The administrator is one of the two users of the system. In this case, the administrator is the operations manager of the shop. However, there can be more than one administrator. Other users can also become administrators provided that they are qualified and authorized. Administrators can access the administration module and the reports module. They are permitted to add new item, edit and update item details. Moreover, they are also allowed to generate sales and cashier performance reports.

2.2.2 Cashier

The cashier is the second user of the system. The cashiers are responsible for the transactions made with the customers. Thus, they are limited to accessing transaction module only. They can view, add, edit and cancel orders. They use the system for every transaction created.


3.1 Functional Requirement
3.1.1  Client Account

Clients are able to use the system to create a personal user account through the main website. This user account stores all pertinent information including which stores they own and how many stores they own. When a client wants to start using this system they must first make an account on the system providing any necessary banking and store information. This account stores user information in an online database that can be viewed and edited by the account holder at any time.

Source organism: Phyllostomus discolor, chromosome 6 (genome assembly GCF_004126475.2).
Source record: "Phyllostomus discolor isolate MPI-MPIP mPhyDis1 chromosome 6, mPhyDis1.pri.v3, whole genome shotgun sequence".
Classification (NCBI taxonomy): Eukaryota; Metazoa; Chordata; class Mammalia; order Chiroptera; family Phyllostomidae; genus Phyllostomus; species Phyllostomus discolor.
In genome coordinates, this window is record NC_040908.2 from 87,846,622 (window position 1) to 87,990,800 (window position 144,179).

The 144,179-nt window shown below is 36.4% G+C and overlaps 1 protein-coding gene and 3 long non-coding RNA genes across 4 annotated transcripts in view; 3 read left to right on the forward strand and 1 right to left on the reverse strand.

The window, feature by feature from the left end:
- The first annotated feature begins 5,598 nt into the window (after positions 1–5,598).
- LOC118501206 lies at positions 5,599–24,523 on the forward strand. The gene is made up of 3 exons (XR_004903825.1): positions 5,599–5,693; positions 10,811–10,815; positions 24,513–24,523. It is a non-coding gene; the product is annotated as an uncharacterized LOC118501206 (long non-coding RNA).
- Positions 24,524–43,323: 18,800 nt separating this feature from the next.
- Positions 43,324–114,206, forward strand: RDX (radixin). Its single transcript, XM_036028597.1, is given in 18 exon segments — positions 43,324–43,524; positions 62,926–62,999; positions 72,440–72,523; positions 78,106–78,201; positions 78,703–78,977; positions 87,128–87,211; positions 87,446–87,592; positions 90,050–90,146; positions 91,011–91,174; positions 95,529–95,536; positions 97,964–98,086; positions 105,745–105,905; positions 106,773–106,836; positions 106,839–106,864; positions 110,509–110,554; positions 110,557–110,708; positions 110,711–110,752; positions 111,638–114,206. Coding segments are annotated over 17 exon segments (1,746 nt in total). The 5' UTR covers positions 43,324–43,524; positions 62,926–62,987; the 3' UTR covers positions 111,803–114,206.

3.1.2  Windows Service

Clients with an account gain access to a downloadable windows service package that initializes a client’s store. It also handles the communications between the clients’ local POS and their web store. Clients who have an account are provided with a windows service installer package that obtains store information from the client and local POS (intuit). This service runs in the background of the client’s computer and handles all communications and information transfers with the server. This includes creating the initial web store, handling sync requests and responses, and dealing with log information.